Biblical Mosaics Discovered in Ancient Israeli Synagogue Will Be Topic of Lecture by Excavation Director Jan. 19
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WACO, Texas (Jan. 12, 2017) — New discoveries of mosaics uncovered in an ancient synagogue in Israel's Galilee region will be the topic of an upcoming slide-illustrated lecture by Jodi Magness, Ph.D., director of the excavations.
Magness' presentation, which is free and open to the public, will be given at 5:30 p.m. Thursday, Jan. 19, in Baylor University's McClinton Auditorium, Room 240, of the Paul L. Foster Campus for Business and Innovation, 1621 S. Third St.
Magness is a professor in the University of North Carolina at Chapel Hill's College of Arts and Sciences and holds a senior endowed chair as Kenan Distinguished Professor for Teaching Excellence in Early Judaism in the university's department of religious studies.
Baylor faculty and students are among members of a consortium of universities excavating the village of Huqoq, Israel, where remains of the fifth-century synagogue from the time of the Roman Empire are paved with mosaics depicting biblical accounts of the hero Samson, Noah's ark and the parting of the Red Sea.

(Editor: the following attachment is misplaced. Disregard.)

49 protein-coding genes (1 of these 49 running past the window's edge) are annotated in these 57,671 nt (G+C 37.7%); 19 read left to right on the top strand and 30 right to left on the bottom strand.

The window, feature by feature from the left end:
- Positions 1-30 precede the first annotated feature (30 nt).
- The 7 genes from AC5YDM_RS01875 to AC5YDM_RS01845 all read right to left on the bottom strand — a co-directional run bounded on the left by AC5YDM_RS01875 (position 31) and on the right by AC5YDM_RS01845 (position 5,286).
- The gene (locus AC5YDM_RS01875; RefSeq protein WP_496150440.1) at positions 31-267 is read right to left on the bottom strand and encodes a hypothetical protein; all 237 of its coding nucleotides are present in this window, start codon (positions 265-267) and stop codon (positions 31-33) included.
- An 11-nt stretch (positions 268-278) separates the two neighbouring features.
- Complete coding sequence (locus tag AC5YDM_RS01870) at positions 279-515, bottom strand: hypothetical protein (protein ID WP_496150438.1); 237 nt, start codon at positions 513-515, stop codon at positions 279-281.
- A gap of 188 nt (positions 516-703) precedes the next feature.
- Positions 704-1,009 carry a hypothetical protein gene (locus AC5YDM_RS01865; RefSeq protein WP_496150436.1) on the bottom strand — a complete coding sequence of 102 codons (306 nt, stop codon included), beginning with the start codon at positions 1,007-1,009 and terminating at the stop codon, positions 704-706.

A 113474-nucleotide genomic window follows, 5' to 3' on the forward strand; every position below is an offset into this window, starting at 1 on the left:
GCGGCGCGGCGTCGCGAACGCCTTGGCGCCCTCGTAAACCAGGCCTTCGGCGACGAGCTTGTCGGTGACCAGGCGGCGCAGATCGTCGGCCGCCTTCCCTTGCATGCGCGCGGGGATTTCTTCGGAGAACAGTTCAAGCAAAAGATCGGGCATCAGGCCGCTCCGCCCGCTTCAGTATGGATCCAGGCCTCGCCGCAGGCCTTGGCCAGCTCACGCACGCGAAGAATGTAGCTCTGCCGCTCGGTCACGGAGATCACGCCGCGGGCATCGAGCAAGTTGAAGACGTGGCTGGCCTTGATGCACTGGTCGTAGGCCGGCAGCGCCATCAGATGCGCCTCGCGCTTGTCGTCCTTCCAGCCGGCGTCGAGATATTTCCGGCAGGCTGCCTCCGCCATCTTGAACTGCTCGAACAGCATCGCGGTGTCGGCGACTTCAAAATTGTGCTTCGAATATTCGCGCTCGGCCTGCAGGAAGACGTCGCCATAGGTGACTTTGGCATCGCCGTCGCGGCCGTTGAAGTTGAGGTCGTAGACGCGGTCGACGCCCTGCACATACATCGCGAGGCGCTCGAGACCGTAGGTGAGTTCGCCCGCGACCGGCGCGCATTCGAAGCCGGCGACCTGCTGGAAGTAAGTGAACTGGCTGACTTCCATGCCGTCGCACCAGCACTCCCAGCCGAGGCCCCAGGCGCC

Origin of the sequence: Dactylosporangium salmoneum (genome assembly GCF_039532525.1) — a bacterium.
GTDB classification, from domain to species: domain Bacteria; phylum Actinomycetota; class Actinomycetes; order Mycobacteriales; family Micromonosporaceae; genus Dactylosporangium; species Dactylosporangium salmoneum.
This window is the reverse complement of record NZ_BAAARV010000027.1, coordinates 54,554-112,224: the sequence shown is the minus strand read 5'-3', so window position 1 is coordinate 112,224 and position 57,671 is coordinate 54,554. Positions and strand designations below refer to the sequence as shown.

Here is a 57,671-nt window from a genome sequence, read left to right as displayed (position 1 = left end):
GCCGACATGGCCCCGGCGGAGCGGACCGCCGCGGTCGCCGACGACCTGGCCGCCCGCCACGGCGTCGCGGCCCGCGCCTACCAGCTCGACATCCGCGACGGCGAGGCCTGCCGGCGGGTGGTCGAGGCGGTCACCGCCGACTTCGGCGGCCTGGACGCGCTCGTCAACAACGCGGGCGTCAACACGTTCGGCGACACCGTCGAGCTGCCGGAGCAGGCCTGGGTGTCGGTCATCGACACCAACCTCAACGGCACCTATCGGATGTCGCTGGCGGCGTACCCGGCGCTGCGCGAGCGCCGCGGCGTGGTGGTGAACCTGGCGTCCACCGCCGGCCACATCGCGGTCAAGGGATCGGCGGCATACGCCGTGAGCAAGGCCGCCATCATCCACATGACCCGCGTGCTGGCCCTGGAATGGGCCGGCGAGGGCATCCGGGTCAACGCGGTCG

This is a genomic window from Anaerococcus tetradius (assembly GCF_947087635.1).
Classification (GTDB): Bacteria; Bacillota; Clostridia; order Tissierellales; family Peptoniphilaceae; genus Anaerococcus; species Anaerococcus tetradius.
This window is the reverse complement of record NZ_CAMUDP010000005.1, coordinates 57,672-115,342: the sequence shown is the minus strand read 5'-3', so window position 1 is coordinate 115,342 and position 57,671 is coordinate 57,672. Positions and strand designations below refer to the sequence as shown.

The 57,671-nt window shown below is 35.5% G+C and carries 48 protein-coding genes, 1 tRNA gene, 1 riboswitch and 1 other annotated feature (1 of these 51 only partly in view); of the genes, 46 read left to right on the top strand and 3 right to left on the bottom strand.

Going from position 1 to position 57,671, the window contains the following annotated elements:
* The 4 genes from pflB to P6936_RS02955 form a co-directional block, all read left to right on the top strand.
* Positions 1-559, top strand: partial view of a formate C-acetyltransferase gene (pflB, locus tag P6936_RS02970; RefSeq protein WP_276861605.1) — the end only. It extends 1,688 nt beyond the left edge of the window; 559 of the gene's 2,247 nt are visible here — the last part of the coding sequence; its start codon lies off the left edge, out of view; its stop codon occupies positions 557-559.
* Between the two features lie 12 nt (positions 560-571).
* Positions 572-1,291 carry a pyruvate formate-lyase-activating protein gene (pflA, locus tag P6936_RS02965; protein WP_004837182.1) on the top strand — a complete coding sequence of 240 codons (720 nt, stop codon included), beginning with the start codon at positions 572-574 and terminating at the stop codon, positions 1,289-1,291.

The mosaics, discovered on the nave floor, illustrate an ark and pairs of animals including elephants, leopards, donkeys, snakes, bears, lions, ostriches, camels, sheep and goats. They also show Pharaoh's soldiers being swallowed by large fish, surrounded by overturned chariots with horses and chariot drivers.
The first non-Biblical mosaic ever found in an ancient synagogue also was discovered at Huqoq and portrays the legendary meeting between Alexander the Great and a Jewish high priest.
The excavations have been conducted each summer since the first mosaics were found in 2012. In 2016, Baylor became one of four school sponsors, joining students and staff from the University of North Carolina, Brigham Young University and the University of Toronto. The excavations are expected to continue this summer.
Nathan Elkins, Ph.D., assistant professor of art history in Baylor's College of Arts & Sciences and specialist in ancient coins, is part of the team. Several Baylor students have accompanied him to the excavation each year since 2012.
"It is a great pleasure to be a staff member at Huqoq, a site that garners worldwide attention on account of the significance of the monumental synagogue and its unprecedented mosaic finds," Elkins said.
The mosaics uncovered by the excavations have been removed from the site for conservation, and the excavated areas have been backfilled. Financial support for the 2016 excavations was provided by the National Geographic Society and the Memorial Foundation for Jewish Culture.
Next summer, Baylor's participation will become more formalized with a study-abroad program called Baylor in the Galilee. An information session for interested students will be held at 2 p.m. Friday, Jan. 20, in Hooper-Schaefer Fine Arts Center 158, 60 Baylor Ave. on campus.
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